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Softened Through the Fear of the Lord

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We all recognize “the look.” Whether from parents, schoolteachers, police officers, or someone else in authority, there was a look they could give that stopped you dead in your tracks. It was a look that let you know you were about to cross a line and the consequences would not be good. Their eye contact held a look of warning, of protection, and depending on what you were doing, a look of discipline.

I will never forget as children when my brother and I rigged the small part of a walkway to collapse when stepped on it, thinking it was a funny prank. Yet, there was nothing funny about the phone call my mom received from our friend’s mother. Her son had been injured when he stepped through, walking exactly where we had tricked him into stepping. The feeling of dread, knowing that we were in trouble and would have to face the music, was immense. The look in her eyes and sound in her voice had me praying that the rapture would happen any moment!

If you are a parent or hold a position of authority, you understand the effects of giving someone that same look. It is not something you try to do, it is instinctual. The goal is that they will stop whatever it is they are doing before having to experience negative consequences. If they have already done it, your look lets them know their action will not be tolerated. You are not acting from a place of animosity; rather, you are taking this step for their own good.

In the same way, there is “a look” from our heavenly Father that we catch with the eyes of our heart. This look causes instant conviction, immediate knowledge that we have missed or are about to miss the mark. In those moments, it is up to us to humble ourselves so our heart can remain soft. Or, we can continue with our current behavior and experience the consequences He is trying to prevent. He loves us enough to leave the choice up to us.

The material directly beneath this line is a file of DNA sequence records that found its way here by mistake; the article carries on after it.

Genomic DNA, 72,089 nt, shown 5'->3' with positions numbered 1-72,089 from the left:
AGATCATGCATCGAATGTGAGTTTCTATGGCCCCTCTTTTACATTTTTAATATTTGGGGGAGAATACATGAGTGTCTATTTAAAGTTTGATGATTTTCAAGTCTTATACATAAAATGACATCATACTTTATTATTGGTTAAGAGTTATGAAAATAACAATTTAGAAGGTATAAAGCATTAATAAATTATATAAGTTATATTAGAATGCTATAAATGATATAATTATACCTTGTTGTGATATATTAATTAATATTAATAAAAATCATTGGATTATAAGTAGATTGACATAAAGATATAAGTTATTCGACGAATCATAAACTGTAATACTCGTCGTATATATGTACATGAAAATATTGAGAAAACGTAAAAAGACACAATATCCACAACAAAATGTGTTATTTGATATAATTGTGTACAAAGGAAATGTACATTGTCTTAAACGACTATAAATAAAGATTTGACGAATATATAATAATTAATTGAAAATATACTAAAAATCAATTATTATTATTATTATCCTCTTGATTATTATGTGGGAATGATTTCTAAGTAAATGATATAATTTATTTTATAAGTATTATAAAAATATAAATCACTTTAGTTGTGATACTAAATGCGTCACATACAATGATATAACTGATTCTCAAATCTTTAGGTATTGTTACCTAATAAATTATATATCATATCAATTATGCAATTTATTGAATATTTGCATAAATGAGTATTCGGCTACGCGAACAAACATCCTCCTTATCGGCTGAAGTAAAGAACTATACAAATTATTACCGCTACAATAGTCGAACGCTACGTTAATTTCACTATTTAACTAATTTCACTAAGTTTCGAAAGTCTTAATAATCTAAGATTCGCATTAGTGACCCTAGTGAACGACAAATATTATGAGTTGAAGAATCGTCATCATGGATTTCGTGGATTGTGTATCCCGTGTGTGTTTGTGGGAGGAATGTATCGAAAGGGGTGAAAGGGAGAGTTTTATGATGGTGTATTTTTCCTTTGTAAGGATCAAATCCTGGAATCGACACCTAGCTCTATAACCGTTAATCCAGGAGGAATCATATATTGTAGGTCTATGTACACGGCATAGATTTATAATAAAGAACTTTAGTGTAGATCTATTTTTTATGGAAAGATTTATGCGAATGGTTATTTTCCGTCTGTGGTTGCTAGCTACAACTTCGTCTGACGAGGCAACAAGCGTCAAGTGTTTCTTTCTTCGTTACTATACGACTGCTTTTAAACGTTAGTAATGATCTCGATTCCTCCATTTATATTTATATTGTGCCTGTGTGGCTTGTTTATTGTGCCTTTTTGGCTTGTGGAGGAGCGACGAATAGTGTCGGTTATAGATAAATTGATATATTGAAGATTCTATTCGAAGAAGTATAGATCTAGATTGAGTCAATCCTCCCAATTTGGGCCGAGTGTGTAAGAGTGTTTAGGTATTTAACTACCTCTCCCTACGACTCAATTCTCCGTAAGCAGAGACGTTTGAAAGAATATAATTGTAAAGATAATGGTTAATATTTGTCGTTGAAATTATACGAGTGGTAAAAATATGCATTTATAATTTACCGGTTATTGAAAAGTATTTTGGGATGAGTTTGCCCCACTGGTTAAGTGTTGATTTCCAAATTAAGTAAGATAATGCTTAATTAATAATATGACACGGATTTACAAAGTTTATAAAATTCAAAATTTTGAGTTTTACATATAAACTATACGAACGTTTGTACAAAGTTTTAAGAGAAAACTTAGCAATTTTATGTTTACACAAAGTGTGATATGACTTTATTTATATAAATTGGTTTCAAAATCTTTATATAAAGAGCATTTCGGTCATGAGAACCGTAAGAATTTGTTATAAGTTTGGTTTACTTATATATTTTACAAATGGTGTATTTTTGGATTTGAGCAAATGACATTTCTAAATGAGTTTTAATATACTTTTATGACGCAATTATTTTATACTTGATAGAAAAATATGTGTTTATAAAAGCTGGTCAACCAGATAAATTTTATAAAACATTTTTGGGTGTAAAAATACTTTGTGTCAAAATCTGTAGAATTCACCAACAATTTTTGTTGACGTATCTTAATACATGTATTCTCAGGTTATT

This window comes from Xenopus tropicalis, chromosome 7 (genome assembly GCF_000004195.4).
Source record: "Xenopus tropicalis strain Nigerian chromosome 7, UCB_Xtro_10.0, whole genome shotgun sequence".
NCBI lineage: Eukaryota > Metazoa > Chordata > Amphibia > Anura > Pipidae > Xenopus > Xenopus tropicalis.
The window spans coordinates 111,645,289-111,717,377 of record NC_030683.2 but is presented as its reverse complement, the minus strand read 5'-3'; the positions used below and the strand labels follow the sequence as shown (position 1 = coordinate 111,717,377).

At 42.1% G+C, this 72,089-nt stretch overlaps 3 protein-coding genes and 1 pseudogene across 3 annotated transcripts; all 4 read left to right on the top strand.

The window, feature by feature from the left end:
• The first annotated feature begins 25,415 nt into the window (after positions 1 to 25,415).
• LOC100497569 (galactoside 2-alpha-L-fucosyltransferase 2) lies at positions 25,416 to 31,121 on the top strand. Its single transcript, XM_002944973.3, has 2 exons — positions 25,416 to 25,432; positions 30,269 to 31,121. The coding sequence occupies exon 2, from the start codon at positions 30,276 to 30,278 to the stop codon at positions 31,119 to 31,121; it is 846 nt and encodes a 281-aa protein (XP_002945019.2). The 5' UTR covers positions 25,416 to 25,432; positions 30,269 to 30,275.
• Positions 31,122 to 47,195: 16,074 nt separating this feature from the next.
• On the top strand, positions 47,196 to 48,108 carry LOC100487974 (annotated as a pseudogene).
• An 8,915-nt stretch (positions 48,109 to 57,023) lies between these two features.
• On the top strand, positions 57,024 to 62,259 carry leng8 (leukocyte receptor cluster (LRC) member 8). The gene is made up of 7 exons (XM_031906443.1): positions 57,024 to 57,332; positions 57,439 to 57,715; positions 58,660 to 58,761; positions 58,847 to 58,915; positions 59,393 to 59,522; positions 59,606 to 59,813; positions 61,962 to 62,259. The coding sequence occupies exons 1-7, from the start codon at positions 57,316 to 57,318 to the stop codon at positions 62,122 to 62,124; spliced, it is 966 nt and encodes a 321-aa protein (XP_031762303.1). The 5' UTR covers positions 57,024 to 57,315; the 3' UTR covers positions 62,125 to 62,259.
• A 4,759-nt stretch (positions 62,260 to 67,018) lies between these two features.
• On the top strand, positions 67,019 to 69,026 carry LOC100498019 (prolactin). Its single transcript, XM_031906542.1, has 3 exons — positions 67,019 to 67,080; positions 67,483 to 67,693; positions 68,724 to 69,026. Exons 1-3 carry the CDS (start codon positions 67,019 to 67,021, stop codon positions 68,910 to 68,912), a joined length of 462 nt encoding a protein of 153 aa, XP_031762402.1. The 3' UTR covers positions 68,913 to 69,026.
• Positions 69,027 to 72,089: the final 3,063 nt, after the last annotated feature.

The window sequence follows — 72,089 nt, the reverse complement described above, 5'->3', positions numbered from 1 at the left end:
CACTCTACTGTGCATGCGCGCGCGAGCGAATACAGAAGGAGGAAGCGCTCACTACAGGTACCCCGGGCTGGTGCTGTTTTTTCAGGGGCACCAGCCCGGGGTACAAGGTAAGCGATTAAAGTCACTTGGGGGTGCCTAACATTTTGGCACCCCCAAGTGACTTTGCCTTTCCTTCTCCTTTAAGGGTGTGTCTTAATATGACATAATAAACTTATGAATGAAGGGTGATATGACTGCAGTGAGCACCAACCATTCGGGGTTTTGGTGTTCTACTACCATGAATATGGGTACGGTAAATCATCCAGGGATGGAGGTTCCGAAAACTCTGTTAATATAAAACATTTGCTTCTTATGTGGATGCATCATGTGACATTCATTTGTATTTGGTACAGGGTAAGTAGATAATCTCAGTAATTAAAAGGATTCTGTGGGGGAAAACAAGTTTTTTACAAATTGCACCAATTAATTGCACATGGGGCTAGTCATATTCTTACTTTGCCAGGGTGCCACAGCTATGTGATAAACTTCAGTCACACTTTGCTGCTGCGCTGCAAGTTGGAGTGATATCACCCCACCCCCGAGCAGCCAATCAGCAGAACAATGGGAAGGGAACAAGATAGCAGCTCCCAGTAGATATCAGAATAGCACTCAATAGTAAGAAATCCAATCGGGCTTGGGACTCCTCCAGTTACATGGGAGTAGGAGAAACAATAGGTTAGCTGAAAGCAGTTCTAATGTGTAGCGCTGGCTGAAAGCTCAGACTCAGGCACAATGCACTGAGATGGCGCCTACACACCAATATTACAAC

As the wisest man who ever lived (next to Jesus), Solomon reveals to his son the source of his wisdom:

The fear of the Lord is the beginning of knowledge, but fools despise wisdom and instruction. ( NIV)

To fear the Lord means to hold Him in a place of healthy reverence and respect. This is not a tormenting fear that leads to panic; rather, we see the perfect example in the life of Jesus. His desire was to please the Father in all things, out of respect for His great name. He was not willing to do anything that He did not first see His Father doing. ( ) May the same thing be said of our lives: that our respect for Him is what motivates us to please Him with every thought and decision we face.

Prayer For Today:
Father, we worship and lift You up. You alone are holy, thank You for dressing us in the robe of Your righteousness. We ask You to root us deeper in the fear and reverence of Your great name. May our hearts be further tenderized to recognize every look you are giving, both of approval and of conviction. In Jesus name we pray, amen.


Scripture is quoted from THE HOLY BIBLE, NEW INTERNATIONAL VERSION®, NIV® Copyright © 1973, 1978, 1984, 2011 by Biblica, Inc.® Used by permission. All rights reserved worldwide.

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About The Author


Rich Miller is the Manager of Digital Interactions in the Prayer Center and has been with CBN since 2011. He and his wife live near Columbus, OH and enjoy the outdoors, watching crime dramas and playing video games. An avid history buff, Rich loves studying church history and the parallels we can draw to modern day Christianity.

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